Research Interview: Pauwke Berkers

Pauwke Berkers is the chair of the RASL Research Group, and Assistant Professor of Sociology of Art and Culture in the Department of Arts and Culture Studies, Erasmus University Rotterdam. His recent research has led to a publication, made with Julian Schaap, titled Gender Inequality in Metal Music Production.

For over four decades, scholars have been investigating male dominance – both symbolically and numerically -within popular music. The heavier genres of popular music, metal music in particular, have been male dominated spaces, which are difficult to navigate for women participating as fans, musicians, or both. Studies on gender inequality in metal music have convincingly demonstrated how gender dynamics shape the reception of metal music and metal scenes all over the globe. Yet, they shed relatively little light on the extent of and reasons for metal music’s male domination from a production perspective. This book fills this gap, offering is a systematic and large-scale overview of gender inequality in metal music production. In other words: how many women – compared to men – are participating in metal bands and what are the causes for the differences in participation?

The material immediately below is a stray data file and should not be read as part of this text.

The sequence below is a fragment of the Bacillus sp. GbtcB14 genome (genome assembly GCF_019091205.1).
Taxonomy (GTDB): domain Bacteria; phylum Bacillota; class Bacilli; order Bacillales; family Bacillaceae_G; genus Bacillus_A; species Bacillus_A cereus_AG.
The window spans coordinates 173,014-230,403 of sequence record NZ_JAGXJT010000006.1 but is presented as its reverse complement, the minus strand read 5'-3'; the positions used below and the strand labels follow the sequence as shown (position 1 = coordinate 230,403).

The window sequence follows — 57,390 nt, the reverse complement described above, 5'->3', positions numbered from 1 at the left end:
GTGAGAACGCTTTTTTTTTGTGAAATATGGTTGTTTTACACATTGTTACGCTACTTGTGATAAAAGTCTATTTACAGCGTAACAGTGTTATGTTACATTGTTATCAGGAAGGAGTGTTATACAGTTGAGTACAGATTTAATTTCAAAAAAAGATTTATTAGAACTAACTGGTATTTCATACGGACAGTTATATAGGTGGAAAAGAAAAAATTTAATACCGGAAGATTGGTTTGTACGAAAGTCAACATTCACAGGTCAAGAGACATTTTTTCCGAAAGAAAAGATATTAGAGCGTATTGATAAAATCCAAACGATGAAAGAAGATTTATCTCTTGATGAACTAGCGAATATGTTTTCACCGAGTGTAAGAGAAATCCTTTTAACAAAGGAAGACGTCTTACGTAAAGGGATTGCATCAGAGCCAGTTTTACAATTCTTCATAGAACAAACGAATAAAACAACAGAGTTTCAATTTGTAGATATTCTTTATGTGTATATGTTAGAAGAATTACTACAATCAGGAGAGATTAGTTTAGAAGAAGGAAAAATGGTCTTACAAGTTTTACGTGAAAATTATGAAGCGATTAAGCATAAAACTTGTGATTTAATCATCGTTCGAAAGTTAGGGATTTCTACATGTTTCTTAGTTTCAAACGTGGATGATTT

He talks to Content Editor, Amy Pickles about his motivations to develop his research and further the discussion around gender inequality in the music industry.

Pauwke Berkers: An article that has inspired me in the direction I want to develop our research is Reducing Gender Biases In Modern Workplaces: A Small Wins Approach to Organizational Change, written by Professor of Sociology and Organizational Behavior at Stanford University, Shelley J. Correll.